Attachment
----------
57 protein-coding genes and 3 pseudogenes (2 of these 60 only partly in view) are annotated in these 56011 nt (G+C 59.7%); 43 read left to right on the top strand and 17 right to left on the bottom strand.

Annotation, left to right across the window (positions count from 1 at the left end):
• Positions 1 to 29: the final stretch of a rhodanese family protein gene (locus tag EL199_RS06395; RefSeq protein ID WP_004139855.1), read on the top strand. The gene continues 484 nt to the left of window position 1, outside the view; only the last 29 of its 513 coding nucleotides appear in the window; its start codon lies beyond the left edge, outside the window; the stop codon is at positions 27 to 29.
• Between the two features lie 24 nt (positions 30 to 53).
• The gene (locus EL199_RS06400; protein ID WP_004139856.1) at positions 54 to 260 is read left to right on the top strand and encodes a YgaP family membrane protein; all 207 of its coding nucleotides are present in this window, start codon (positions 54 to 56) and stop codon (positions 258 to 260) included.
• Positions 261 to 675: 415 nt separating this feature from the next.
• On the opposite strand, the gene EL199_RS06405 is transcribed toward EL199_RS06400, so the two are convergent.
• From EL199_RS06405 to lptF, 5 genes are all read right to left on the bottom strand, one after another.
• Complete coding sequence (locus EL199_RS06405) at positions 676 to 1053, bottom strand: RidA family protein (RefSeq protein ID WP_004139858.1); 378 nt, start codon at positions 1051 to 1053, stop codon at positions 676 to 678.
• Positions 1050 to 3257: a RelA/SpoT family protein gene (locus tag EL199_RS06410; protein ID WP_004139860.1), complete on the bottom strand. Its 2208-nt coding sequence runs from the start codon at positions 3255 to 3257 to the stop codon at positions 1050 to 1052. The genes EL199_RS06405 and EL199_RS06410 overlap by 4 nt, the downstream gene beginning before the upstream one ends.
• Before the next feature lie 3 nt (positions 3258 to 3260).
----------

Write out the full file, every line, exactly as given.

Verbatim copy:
57 protein-coding genes and 3 pseudogenes (2 of these 60 only partly in view) are annotated in these 56011 nt (G+C 59.7%); 43 read left to right on the top strand and 17 right to left on the bottom strand.

Annotation, left to right across the window (positions count from 1 at the left end):
• Positions 1 to 29: the final stretch of a rhodanese family protein gene (locus tag EL199_RS06395; RefSeq protein ID WP_004139855.1), read on the top strand. The gene continues 484 nt to the left of window position 1, outside the view; only the last 29 of its 513 coding nucleotides appear in the window; its start codon lies beyond the left edge, outside the window; the stop codon is at positions 27 to 29.
• Between the two features lie 24 nt (positions 30 to 53).
• The gene (locus EL199_RS06400; protein ID WP_004139856.1) at positions 54 to 260 is read left to right on the top strand and encodes a YgaP family membrane protein; all 207 of its coding nucleotides are present in this window, start codon (positions 54 to 56) and stop codon (positions 258 to 260) included.
• Positions 261 to 675: 415 nt separating this feature from the next.
• On the opposite strand, the gene EL199_RS06405 is transcribed toward EL199_RS06400, so the two are convergent.
• From EL199_RS06405 to lptF, 5 genes are all read right to left on the bottom strand, one after another.
• Complete coding sequence (locus EL199_RS06405) at positions 676 to 1053, bottom strand: RidA family protein (RefSeq protein ID WP_004139858.1); 378 nt, start codon at positions 1051 to 1053, stop codon at positions 676 to 678.
• Positions 1050 to 3257: a RelA/SpoT family protein gene (locus tag EL199_RS06410; protein ID WP_004139860.1), complete on the bottom strand. Its 2208-nt coding sequence runs from the start codon at positions 3255 to 3257 to the stop codon at positions 1050 to 1052. The genes EL199_RS06405 and EL199_RS06410 overlap by 4 nt, the downstream gene beginning before the upstream one ends.
• Before the next feature lie 3 nt (positions 3258 to 3260).